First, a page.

Wednesday, February 16, 2011
Wanna See My YouTube Video? You Might Have To Move To Siberia
I'm not out to rip off anyone. I believe in fair use, i.e., taking someone's work and mixing it in with other portions of artistic expression to create something new. I'm against plagiarism, stealing credit for another person's work. I'm against exploiting an artist's talent to make unfair profits.
As you notice there are no ads at this blog. Almost all of my creative endeavors are for personal expression, not focused on making money or even breaking even. Now if someone takes my work in its entirety, claims it as their own and makes money from it, then there's a problem.
I'm learning how to digitally edit video and audio. It's a hobby, not a business. Recently I put up a montage of images I found via Google using "Venus" as a search keyword and then linking them together with transitional EFX, ergo its title "Transit of Venus." Apparently there was no problem using those images after I had uploaded my project.
In the tags I mentioned the band "Shocking Blue" because I used its old hit entitled "Venus" as a music soundtrack. I found a free download of the song via Google. No sooner than my video was up, this greeted me:
So I uploaded the video sans music, no soundtrack, and that wasn't blocked. Apparently WMG -- Warner Music Group -- had a problem with my song choice. Of course, the video lost a key component. I added this description to the musicless copy:
OK, I'm assuming that the original version with the soundtrack was blocked by the Warner Music Group (WMG). So here's it without the music. Now if you want to really enjoy it, cue up your legally purchased copy of the song "Venus" by Shocking Blue and start playing it when the first image appears after the credit title. Or go elsewhere on the Net, repeatedly play a copy of the song until it becomes a mindworm, and then let it keep playing in your head while watching my video. Of course, "recording" a song in your head that way might violate the copyright of WMG. They might send out the Thought Police to block that song from your memory.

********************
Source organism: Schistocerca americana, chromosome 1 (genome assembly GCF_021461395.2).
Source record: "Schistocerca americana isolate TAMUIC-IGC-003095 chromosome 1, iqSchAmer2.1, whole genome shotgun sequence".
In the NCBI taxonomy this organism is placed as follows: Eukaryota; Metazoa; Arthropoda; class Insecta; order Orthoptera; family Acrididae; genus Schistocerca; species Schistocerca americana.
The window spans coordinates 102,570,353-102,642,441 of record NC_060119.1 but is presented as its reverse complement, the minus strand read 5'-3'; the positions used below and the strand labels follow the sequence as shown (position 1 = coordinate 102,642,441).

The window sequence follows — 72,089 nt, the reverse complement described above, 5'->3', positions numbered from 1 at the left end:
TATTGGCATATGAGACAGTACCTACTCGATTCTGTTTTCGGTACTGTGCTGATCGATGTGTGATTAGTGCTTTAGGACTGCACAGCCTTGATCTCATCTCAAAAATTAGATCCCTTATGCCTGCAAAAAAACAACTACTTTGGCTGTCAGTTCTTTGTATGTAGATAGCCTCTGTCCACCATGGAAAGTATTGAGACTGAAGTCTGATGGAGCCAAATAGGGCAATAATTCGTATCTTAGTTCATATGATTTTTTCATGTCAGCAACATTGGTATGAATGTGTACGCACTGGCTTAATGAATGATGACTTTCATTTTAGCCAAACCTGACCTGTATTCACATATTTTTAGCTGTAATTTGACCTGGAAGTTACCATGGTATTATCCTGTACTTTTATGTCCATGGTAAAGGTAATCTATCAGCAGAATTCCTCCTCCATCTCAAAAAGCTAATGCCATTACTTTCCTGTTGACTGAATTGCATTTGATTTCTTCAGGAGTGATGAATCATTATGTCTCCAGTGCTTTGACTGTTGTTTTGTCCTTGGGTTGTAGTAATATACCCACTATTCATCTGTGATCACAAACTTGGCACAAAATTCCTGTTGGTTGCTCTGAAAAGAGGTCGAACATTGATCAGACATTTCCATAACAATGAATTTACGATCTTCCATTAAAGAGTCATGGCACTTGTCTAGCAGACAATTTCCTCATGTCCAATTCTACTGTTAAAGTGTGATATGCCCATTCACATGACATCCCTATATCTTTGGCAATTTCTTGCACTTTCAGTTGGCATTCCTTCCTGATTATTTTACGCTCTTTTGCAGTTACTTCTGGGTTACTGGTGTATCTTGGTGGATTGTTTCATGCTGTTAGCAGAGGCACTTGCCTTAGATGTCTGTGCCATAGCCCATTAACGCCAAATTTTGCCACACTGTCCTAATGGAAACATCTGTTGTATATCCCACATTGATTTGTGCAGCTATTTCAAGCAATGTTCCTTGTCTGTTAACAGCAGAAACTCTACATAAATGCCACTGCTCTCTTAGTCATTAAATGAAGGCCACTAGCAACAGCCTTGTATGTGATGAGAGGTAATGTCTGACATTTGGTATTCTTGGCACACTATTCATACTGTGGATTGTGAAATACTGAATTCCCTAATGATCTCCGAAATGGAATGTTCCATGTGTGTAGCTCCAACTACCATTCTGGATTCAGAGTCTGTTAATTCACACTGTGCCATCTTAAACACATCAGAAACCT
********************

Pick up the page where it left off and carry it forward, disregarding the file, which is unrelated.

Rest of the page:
Let me also add that I don't think my fair use of the song "Venus" will bankrupt WMG. If anything, it will probably jog people's memories and create an interest in it and Shocking Blue.
After seeing -- not hearing -- my song-castrated video I decided to press on, learning how others counter-challenged megacorp WMG, once again using Google. I found out how to file a dispute with YouTube when a video is being challenged re: an alleged copyright violation. So now the video is unblocked -- at least at the time of this writing. You can find it here:
And if it's not there, then WMG has stifled one person's freedom of expression. But not completely. Since the restriction pertains to the USA, you'll have to travel to Siberia and use a computer there to see my little "transgression."
WMG: Promoting universal standards.